The life lived by Celestino that has come down to us, if well understood and interpreted, reveals the continuous struggle of this extraordinary man for a true spiritual life, made up of honesty, sincere prayer and trust in divine help. All qualities of which today’s humanity, as well as that of yesterday, is lacking. It is man’s spiritual involution that the fear of not being supported, of not making it alone. And from this fear selfishness, deceit, corruption inevitably flow… in every age. One of Pietro’s tasks was to demonstrate, with his daily example, that living in a healthy and evolved materiality is possible as well as indispensable for true well-being. Divine help was never lacking in his life, so much so that he managed to create and grow a monastic order with more than 300 monks and more than thirty monasteries which, after his election as pope, increased and spread throughout the whole Europe. Combining spirit and matter is feasible, it is not utopia, rather it is our purpose on this Earth. This was Celestino’s intent during his existence; this was the beacon we followed in structuring our work.


The historical sources

Both as regards the period in which the character became known in the Chronicles, and as regards his religious formation and even childhood, which historical sources and advice did you rely on?

The main author of the texts and of the historical research is the screenwriter Eulalia Caterina Rosati, who has studied Pietro’s life for years and has analyzed many biographies written on Celestino, both ancient and recent. The main work from which we have drawn, however, is that of the Celestinian abbot Don Lelio Marini, who in 1600 accurately reread all the ancient writings on Celestino to restore prestige to a figure who had already been forgotten in his time. The title of his work is “Vita et miracoli di San Pietro del Morrone Celestino Papa V“. The author gives much prominence to the many testimonies of the canonization process and faithfully reports the words, both the reproaches and the advice, which Pietro referred to those who turned to him in search of healing. Our goal was to conform to those testimonies, to Pietro’s true words, trying to fictionalize as little as possible.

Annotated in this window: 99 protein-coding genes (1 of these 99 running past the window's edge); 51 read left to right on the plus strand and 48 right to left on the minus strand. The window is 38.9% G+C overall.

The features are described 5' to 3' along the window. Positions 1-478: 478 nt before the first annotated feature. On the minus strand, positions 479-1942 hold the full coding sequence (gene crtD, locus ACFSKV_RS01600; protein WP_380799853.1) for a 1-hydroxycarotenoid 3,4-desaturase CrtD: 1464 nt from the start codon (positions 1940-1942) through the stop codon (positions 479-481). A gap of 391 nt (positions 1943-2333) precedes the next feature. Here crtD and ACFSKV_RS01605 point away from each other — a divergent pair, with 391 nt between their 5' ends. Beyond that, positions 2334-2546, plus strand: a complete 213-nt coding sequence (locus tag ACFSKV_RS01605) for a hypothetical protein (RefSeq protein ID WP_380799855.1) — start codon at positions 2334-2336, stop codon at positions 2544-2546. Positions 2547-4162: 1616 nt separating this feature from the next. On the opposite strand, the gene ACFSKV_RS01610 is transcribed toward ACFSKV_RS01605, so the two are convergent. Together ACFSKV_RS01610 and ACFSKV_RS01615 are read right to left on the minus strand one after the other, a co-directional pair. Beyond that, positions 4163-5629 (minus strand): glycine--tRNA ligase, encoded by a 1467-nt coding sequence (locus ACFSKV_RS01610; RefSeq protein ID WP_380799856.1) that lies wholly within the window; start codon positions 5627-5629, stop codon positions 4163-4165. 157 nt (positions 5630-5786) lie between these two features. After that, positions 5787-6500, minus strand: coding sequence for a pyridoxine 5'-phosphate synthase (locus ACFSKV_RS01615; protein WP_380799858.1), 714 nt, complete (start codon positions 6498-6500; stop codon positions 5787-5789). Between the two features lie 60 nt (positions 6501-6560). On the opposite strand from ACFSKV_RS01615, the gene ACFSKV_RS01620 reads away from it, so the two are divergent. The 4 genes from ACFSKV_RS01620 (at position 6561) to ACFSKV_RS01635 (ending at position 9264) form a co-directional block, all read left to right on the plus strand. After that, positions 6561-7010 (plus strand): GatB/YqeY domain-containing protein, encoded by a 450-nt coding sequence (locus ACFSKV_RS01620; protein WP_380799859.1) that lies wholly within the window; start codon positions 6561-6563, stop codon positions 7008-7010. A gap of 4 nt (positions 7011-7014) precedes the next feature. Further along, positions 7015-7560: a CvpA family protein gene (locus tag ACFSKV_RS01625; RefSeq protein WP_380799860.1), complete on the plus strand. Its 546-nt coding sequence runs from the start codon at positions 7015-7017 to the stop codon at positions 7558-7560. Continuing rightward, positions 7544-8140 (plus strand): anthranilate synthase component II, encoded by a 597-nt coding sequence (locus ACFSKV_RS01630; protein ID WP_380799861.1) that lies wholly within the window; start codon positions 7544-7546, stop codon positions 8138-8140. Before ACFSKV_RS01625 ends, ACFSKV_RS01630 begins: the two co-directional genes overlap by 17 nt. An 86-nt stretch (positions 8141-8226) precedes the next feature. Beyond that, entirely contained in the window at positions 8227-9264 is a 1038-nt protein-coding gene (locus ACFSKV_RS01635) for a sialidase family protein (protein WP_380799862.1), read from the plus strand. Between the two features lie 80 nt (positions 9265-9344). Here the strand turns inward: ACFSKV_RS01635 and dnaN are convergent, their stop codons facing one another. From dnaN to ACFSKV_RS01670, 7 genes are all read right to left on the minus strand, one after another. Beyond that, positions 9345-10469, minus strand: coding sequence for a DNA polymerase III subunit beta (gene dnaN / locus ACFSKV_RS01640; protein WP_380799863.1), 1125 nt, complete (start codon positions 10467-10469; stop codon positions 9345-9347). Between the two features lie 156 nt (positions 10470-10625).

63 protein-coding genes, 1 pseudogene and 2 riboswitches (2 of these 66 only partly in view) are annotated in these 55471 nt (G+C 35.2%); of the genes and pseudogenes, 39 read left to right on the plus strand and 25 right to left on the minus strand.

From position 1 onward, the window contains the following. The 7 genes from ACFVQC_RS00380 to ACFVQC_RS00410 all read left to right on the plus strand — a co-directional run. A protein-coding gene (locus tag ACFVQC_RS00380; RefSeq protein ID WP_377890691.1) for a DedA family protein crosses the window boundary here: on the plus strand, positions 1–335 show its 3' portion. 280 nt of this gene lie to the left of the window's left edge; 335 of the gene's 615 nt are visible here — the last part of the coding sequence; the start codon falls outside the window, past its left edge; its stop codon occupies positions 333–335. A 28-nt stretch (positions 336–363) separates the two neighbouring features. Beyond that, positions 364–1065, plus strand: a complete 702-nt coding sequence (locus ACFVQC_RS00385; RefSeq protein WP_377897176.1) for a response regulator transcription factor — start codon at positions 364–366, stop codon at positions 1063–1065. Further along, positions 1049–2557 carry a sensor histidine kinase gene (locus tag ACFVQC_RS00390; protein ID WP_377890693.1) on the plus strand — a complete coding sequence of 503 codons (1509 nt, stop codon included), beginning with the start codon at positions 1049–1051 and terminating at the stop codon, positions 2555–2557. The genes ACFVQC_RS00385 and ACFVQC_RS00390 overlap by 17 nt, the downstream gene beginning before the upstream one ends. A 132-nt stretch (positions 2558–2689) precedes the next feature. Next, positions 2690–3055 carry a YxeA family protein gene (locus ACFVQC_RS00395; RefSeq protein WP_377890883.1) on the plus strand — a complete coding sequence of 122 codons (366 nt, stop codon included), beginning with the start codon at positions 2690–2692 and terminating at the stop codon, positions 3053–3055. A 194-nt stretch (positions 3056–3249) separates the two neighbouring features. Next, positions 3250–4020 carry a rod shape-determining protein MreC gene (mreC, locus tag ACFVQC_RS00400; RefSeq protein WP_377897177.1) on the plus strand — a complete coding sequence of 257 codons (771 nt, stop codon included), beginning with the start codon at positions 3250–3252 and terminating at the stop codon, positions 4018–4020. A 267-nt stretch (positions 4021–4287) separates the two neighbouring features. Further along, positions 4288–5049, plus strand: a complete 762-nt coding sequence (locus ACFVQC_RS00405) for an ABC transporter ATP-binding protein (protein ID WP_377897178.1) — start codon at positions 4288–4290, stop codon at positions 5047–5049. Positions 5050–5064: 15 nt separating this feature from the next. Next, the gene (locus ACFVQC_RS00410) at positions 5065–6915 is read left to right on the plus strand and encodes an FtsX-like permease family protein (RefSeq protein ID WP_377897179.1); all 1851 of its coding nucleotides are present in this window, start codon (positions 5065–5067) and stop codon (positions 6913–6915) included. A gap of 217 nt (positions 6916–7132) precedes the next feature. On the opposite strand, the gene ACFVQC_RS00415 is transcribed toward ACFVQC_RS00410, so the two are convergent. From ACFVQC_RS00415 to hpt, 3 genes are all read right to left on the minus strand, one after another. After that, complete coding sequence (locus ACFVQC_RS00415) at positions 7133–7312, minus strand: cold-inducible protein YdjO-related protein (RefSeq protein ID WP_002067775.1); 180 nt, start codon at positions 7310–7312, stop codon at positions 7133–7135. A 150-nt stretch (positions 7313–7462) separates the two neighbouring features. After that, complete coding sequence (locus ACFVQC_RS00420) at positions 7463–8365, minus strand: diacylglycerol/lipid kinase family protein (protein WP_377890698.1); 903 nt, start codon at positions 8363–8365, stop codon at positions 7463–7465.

We particularly appreciated the research carried out on the costumes and locations of the film, which we believe are mainly from Abruzzo. What can you tell us about it?

The merit of the beauty and precision of the costumes goes to the costume designer Mardin Nazad. In that period it was not easy to find clothes already made at the companies in Rome that rent them, because they were all out of other productions in progress. Some of us were forced to buy them, others to have them sewn by a seamstress.
As for the locations, Abruzzo offers enchanting places, natural landscapes and well-preserved medieval churches. Together with the set designer Maria Teresa Padula we directors made several site inspections before finding the most suitable locations also from an organizational point of view. Great support was given to us by the Municipality of Navelli where we set the scenes in the abandoned town, the meeting with the abbot and most of the interiors in the church of Santa Maria in Cerulis, where we even created the Fumone prison cell. The first hermitage of Pietro was instead staged in the Eremo di San Michele near Bominaco, a fraction of the municipality of Caporciano (AQ); an exceptional place, where you breathe deep spirituality and true peace.

A docu-fiction capable of turning into horror

Even the docu-fiction component has positively impressed us. Among the fictional scenes that dramatize Pietro’s journey, those of the diabolical temptation in the cave are, for example, of considerable effect. Did you also cling to some parallel passion for genres as horror to make them?